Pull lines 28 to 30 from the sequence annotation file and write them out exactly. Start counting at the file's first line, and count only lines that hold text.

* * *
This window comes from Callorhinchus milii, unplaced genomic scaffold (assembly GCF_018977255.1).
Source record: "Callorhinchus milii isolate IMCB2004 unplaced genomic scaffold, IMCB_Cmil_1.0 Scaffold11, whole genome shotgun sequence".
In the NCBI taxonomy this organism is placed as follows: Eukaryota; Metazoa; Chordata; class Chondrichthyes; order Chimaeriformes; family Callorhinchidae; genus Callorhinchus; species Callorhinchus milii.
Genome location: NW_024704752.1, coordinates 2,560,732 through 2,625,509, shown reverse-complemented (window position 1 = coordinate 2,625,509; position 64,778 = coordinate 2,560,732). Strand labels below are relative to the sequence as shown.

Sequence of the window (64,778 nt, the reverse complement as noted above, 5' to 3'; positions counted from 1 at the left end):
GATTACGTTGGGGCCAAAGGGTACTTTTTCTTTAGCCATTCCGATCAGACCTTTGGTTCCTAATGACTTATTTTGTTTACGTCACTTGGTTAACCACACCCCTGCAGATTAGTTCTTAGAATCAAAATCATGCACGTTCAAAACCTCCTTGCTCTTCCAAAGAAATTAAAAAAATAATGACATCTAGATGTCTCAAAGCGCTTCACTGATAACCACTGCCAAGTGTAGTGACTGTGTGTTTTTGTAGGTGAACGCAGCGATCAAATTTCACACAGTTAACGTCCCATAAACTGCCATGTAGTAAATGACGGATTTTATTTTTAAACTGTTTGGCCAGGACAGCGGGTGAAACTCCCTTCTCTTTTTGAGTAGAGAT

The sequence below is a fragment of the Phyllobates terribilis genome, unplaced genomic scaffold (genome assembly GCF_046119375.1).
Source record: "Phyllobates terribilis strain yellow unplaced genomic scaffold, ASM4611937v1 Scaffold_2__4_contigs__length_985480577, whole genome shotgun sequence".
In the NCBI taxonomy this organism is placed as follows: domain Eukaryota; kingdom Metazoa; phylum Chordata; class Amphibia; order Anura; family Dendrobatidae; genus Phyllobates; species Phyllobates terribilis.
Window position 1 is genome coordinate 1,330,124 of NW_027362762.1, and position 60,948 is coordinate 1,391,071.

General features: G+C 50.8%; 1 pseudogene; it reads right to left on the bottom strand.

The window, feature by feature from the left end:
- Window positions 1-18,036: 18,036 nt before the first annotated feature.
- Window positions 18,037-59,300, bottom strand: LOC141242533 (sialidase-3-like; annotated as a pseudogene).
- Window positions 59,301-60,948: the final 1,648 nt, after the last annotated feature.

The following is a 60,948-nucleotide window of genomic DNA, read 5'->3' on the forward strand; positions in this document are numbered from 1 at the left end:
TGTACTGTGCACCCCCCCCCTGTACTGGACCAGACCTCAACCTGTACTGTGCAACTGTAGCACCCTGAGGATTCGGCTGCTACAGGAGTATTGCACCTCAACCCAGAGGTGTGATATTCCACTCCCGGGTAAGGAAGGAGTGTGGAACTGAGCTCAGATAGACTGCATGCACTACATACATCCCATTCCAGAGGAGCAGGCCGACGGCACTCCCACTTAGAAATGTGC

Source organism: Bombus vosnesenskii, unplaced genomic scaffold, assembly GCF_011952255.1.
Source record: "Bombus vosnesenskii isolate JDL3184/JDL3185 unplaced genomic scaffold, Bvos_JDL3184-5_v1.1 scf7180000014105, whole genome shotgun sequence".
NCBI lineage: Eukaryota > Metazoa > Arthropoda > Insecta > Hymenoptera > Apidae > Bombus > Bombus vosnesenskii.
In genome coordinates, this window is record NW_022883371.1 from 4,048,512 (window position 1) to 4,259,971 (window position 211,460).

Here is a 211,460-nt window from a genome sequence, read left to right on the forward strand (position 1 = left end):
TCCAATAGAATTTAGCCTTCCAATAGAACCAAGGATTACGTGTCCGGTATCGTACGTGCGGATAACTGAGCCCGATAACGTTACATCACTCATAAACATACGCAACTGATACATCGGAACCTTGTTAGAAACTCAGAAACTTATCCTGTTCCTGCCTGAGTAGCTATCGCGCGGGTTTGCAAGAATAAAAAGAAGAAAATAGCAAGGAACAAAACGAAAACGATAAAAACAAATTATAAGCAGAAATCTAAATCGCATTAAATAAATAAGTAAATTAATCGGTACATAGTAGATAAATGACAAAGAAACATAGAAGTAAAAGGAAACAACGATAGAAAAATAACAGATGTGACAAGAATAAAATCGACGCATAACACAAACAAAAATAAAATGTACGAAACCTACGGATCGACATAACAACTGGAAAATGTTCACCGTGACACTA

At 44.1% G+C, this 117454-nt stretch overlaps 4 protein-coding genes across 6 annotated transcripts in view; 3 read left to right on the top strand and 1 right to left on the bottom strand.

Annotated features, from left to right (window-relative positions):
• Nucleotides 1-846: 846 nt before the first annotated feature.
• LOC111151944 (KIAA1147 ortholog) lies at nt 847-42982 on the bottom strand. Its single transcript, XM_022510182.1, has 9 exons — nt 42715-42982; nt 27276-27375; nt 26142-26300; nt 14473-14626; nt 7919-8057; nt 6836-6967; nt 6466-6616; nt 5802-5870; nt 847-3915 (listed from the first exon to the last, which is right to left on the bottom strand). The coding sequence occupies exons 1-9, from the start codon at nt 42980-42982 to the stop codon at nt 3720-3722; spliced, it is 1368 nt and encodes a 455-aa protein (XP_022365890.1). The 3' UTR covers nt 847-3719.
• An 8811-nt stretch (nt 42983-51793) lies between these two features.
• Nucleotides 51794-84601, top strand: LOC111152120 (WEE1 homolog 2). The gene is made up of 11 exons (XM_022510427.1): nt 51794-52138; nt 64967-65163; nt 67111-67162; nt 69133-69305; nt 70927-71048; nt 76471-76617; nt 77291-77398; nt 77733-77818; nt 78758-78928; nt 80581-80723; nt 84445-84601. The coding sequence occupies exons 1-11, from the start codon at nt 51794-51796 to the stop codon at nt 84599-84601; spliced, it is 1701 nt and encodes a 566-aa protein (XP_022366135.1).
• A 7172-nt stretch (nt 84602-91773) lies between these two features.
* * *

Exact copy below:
• An 8811-nt stretch (nt 42983-51793) lies between these two features.
• Nucleotides 51794-84601, top strand: LOC111152120 (WEE1 homolog 2). The gene is made up of 11 exons (XM_022510427.1): nt 51794-52138; nt 64967-65163; nt 67111-67162; nt 69133-69305; nt 70927-71048; nt 76471-76617; nt 77291-77398; nt 77733-77818; nt 78758-78928; nt 80581-80723; nt 84445-84601. The coding sequence occupies exons 1-11, from the start codon at nt 51794-51796 to the stop codon at nt 84599-84601; spliced, it is 1701 nt and encodes a 566-aa protein (XP_022366135.1).
• A 7172-nt stretch (nt 84602-91773) lies between these two features.